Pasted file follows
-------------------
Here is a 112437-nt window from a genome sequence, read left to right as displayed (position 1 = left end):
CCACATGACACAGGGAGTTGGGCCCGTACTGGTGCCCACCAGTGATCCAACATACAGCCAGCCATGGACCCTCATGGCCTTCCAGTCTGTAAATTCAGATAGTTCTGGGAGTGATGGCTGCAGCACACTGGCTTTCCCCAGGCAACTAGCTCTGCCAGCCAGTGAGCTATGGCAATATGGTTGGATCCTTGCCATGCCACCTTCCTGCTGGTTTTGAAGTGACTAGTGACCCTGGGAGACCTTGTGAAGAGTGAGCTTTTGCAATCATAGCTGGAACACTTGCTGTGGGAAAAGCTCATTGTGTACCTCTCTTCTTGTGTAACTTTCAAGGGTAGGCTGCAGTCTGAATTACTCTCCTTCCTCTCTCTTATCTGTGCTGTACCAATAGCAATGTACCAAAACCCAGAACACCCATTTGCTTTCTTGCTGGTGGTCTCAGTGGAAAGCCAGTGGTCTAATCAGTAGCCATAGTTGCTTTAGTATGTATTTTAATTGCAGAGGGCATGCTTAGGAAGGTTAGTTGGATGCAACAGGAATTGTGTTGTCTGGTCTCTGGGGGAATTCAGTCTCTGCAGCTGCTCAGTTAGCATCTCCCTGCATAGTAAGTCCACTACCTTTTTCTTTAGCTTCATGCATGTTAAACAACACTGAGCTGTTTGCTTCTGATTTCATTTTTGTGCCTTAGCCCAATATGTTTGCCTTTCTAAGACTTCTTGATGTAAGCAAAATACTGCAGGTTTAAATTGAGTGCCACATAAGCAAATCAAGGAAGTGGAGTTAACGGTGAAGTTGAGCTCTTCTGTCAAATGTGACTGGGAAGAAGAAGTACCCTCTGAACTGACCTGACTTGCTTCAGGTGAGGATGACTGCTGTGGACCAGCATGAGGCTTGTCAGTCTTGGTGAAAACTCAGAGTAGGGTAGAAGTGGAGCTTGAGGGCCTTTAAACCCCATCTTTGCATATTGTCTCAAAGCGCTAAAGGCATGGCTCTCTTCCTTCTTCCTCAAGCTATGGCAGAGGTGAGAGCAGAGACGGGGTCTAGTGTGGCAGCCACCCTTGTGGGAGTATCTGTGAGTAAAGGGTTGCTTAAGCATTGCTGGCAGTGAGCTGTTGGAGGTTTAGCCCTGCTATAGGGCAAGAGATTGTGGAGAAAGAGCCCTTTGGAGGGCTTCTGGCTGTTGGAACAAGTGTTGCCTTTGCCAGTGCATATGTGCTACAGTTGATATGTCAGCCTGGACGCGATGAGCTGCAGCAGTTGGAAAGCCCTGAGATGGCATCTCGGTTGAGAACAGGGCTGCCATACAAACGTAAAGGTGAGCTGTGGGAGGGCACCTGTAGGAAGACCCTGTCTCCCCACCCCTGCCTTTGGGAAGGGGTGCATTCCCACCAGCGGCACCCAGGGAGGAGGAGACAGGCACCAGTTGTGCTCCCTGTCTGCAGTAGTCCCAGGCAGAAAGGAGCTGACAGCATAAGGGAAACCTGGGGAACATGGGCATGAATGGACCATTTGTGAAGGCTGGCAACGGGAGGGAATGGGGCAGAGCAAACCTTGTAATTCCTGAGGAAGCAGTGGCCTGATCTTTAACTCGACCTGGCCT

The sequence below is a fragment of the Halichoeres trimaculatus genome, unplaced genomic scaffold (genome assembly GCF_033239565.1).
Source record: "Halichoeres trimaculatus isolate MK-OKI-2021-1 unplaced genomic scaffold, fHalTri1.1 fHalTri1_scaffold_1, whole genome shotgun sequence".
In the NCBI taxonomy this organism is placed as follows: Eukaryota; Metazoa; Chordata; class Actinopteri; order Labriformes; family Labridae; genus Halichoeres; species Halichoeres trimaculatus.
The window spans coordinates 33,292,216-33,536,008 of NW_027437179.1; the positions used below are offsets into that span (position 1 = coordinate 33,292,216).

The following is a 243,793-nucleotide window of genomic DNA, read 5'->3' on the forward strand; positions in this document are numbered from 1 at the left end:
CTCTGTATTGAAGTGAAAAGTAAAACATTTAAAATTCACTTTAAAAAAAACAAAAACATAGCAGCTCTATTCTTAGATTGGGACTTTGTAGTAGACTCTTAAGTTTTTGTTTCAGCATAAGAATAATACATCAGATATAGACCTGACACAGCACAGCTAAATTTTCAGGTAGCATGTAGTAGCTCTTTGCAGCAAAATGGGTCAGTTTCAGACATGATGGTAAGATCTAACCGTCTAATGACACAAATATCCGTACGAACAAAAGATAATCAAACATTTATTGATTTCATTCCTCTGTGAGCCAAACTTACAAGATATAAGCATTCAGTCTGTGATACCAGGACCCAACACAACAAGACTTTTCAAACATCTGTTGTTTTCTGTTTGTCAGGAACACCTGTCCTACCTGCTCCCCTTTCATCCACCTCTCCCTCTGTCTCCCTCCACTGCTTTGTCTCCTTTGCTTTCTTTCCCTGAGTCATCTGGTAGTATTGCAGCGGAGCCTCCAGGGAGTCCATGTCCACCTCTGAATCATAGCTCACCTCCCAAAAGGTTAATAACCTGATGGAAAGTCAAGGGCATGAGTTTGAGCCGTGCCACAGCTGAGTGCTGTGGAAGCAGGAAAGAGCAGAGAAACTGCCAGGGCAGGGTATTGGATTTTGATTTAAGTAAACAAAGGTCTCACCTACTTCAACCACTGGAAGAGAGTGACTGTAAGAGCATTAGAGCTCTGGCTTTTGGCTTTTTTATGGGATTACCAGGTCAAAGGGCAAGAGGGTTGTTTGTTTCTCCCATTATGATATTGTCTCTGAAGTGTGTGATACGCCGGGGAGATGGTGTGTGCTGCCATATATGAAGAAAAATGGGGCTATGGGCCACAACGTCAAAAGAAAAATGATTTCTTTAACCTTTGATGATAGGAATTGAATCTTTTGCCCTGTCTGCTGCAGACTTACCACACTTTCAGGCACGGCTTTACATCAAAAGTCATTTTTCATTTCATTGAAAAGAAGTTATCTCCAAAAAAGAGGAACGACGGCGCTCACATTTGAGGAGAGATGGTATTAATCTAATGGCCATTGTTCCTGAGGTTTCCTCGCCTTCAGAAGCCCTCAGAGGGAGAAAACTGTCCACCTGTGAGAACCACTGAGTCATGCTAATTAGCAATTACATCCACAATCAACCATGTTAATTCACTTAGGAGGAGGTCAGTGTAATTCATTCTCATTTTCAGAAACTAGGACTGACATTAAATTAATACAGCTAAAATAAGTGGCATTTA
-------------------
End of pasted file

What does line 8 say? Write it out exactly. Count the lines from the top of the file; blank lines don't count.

CTCTGTATTGAAGTGAAAAGTAAAACATTTAAAATTCACTTTAAAAAAAACAAAAACATAGCAGCTCTATTCTTAGATTGGGACTTTGTAGTAGACTCTTAAGTTTTTGTTTCAGCATAAGAATAATACATCAGATATAGACCTGACACAGCACAGCTAAATTTTCAGGTAGCATGTAGTAGCTCTTTGCAGCAAAATGGGTCAGTTTCAGACATGATGGTAAGATCTAACCGTCTAATGACACAAATATCCGTACGAACAAAAGATAATCAAACATTTATTGATTTCATTCCTCTGTGAGCCAAACTTACAAGATATAAGCATTCAGTCTGTGATACCAGGACCCAACACAACAAGACTTTTCAAACATCTGTTGTTTTCTGTTTGTCAGGAACACCTGTCCTACCTGCTCCCCTTTCATCCACCTCTCCCTCTGTCTCCCTCCACTGCTTTGTCTCCTTTGCTTTCTTTCCCTGAGTCATCTGGTAGTATTGCAGCGGAGCCTCCAGGGAGTCCATGTCCACCTCTGAATCATAGCTCACCTCCCAAAAGGTTAATAACCTGATGGAAAGTCAAGGGCATGAGTTTGAGCCGTGCCACAGCTGAGTGCTGTGGAAGCAGGAAAGAGCAGAGAAACTGCCAGGGCAGGGTATTGGATTTTGATTTAAGTAAACAAAGGTCTCACCTACTTCAACCACTGGAAGAGAGTGACTGTAAGAGCATTAGAGCTCTGGCTTTTGGCTTTTTTATGGGATTACCAGGTCAAAGGGCAAGAGGGTTGTTTGTTTCTCCCATTATGATATTGTCTCTGAAGTGTGTGATACGCCGGGGAGATGGTGTGTGCTGCCATATATGAAGAAAAATGGGGCTATGGGCCACAACGTCAAAAGAAAAATGATTTCTTTAACCTTTGATGATAGGAATTGAATCTTTTGCCCTGTCTGCTGCAGACTTACCACACTTTCAGGCACGGCTTTACATCAAAAGTCATTTTTCATTTCATTGAAAAGAAGTTATCTCCAAAAAAGAGGAACGACGGCGCTCACATTTGAGGAGAGATGGTATTAATCTAATGGCCATTGTTCCTGAGGTTTCCTCGCCTTCAGAAGCCCTCAGAGGGAGAAAACTGTCCACCTGTGAGAACCACTGAGTCATGCTAATTAGCAATTACATCCACAATCAACCATGTTAATTCACTTAGGAGGAGGTCAGTGTAATTCATTCTCATTTTCAGAAACTAGGACTGACATTAAATTAATACAGCTAAAATAAGTGGCATTTA